PEACEFUL protesters, many armed with placards, took their anti-federal government message to the foreshore yesterday.
The Port Macquarie March in March was part of a campaign of events across the country to protest against the federal government's policies and decisions.
Marchers here opposed the federal government's stance on issues from asylum seekers and the disability pension, to its approach to the national broadband program, and climate and energy.
March in March Port Macquarie co-organiser Marissa Whitcomb estimated about 450 people took part.
"It was absolutely wonderful to have so much support," she said.
People marched from Westport Park, with a stop in front of Lyne MP David Gillespie's office, to the Town Green, where some of the marchers spoke about their concerns.
Miss Whitcomb said people were starting to unite more and have their voices heard.
"I hope it [March in March] will inform people to be more united about knowing our rights and having a voice," she said.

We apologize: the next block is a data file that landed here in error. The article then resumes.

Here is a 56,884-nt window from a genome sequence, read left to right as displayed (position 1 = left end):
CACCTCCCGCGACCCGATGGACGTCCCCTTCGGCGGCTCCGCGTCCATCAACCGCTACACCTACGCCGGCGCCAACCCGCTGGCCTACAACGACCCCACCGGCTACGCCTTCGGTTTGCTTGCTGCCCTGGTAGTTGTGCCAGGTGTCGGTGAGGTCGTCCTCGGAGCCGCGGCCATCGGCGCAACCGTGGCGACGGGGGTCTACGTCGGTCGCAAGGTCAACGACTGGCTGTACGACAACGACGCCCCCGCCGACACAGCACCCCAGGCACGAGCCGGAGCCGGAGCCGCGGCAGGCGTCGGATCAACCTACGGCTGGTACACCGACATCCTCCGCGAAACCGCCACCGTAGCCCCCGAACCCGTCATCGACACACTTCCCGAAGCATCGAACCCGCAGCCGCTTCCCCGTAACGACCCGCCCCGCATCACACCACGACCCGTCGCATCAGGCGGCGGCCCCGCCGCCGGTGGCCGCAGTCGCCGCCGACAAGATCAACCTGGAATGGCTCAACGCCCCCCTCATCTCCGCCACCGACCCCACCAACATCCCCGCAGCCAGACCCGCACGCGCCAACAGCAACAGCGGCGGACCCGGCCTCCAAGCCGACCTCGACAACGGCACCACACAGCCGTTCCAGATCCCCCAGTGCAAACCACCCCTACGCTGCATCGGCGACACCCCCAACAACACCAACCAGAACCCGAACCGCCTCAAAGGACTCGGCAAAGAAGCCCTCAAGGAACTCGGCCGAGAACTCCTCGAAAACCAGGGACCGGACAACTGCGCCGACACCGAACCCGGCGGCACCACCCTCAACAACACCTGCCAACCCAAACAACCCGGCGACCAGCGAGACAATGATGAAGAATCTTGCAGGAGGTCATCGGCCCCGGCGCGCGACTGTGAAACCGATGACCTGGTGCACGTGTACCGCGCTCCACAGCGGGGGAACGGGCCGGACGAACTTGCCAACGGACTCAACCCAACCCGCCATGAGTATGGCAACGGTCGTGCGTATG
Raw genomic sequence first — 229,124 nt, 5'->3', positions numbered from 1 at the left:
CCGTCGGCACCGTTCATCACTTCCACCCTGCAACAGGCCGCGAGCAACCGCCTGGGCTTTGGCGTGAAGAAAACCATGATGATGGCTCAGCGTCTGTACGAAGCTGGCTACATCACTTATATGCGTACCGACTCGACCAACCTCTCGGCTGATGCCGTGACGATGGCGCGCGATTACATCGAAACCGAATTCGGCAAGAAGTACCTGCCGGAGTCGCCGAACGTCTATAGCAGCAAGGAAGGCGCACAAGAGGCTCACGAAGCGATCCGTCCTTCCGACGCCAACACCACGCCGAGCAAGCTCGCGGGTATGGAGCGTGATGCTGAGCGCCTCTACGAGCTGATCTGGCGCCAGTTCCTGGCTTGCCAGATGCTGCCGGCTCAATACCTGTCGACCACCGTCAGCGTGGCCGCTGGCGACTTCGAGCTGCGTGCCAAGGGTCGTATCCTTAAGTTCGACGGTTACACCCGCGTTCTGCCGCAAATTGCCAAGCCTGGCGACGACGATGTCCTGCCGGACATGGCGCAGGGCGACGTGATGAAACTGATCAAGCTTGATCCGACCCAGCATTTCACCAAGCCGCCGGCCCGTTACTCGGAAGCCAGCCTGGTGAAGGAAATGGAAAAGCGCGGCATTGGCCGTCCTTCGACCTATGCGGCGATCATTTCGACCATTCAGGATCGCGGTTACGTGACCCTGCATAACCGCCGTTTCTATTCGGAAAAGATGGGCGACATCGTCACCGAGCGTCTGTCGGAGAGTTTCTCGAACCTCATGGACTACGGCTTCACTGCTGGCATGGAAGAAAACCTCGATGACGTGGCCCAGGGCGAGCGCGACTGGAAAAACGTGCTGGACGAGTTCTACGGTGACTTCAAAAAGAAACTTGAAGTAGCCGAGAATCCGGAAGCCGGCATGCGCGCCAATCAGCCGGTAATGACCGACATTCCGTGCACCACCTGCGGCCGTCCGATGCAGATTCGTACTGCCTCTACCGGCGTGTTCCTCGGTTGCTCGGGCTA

Lyne MP David Gillespie supported people's right to have a say.
Dr Gillespie said the biggest march was to the polls was last September.
"They gave an emphatic message for us to deliver the programs that we campaigned on," he said.
Melissa Egan travelled from west of Kempsey to attend the Port Macquarie protest march and to find out more about the issues.
"I don't like how many policies he [Prime Minister Tony Abbott] has changed since he has been in," she said.
Nathan Jones of Port Macquarie said the federal government assumed to know what was in people's best interest.
"People are here for their own reasons but united as a common cause," he said.
Kempsey resident Denise Payne joined the march.
She said it was a political march in they were talking about the ethics of this federal government but the marchers did not necessarily share the same political backgrounds.
"We are hoping the government takes notice of the issues and doesn't just brush it under the carpet," he said.
Climate Change Australia president Harry Creamer confirmed at least 30 members of the group took part in the march.
He said members marched with regret as they would rather be celebrating gains on climate and energy rather than having to point out the problems of the current policy.
Meanwhile, Miss Whitcomb acknowledged the other organisers of the Port Macquarie event.